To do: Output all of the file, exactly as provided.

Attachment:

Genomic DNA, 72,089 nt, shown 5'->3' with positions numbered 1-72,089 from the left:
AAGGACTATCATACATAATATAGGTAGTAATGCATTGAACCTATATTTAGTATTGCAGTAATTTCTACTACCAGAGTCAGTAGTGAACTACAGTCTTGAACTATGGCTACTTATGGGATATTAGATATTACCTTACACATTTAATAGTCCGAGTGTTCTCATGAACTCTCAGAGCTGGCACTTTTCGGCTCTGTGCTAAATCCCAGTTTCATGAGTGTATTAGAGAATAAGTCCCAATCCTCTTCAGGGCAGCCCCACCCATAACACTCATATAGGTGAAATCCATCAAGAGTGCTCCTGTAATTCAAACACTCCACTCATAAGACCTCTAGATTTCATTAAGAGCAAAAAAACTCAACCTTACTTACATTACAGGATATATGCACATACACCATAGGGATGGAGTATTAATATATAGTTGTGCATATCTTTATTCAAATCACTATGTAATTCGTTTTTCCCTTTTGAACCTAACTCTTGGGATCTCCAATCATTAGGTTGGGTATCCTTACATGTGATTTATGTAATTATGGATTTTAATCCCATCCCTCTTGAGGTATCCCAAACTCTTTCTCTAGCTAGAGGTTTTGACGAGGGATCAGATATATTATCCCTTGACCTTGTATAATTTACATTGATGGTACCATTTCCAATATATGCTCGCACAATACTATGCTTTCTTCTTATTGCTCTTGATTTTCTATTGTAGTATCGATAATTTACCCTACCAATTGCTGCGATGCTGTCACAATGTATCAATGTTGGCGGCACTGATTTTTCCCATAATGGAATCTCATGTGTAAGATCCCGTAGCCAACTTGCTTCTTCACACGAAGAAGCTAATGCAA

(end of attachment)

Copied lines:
Genomic DNA, 72,089 nt, shown 5'->3' with positions numbered 1-72,089 from the left:
AAGGACTATCATACATAATATAGGTAGTAATGCATTGAACCTATATTTAGTATTGCAGTAATTTCTACTACCAGAGTCAGTAGTGAACTACAGTCTTGAACTATGGCTACTTATGGGATATTAGATATTACCTTACACATTTAATAGTCCGAGTGTTCTCATGAACTCTCAGAGCTGGCACTTTTCGGCTCTGTGCTAAATCCCAGTTTCATGAGTGTATTAGAGAATAAGTCCCAATCCTCTTCAGGGCAGCCCCACCCATAACACTCATATAGGTGAAATCCATCAAGAGTGCTCCTGTAATTCAAACACTCCACTCATAAGACCTCTAGATTTCATTAAGAGCAAAAAAACTCAACCTTACTTACATTACAGGATATATGCACATACACCATAGGGATGGAGTATTAATATATAGTTGTGCATATCTTTATTCAAATCACTATGTAATTCGTTTTTCCCTTTTGAACCTAACTCTTGGGATCTCCAATCATTAGGTTGGGTATCCTTACATGTGATTTATGTAATTATGGATTTTAATCCCATCCCTCTTGAGGTATCCCAAACTCTTTCTCTAGCTAGAGGTTTTGACGAGGGATCAGATATATTATCCCTTGACCTTGTATAATTTACATTGATGGTACCATTTCCAATATATGCTCGCACAATACTATGCTTTCTTCTTATTGCTCTTGATTTTCTATTGTAGTATCGATAATTTACCCTACCAATTGCTGCGATGCTGTCACAATGTATCAATGTTGGCGGCACTGATTTTTCCCATAATGGAATCTCATGTGTAAGATCCCGTAGCCAACTTGCTTCTTCACACGAAGAAGCTAATGCAA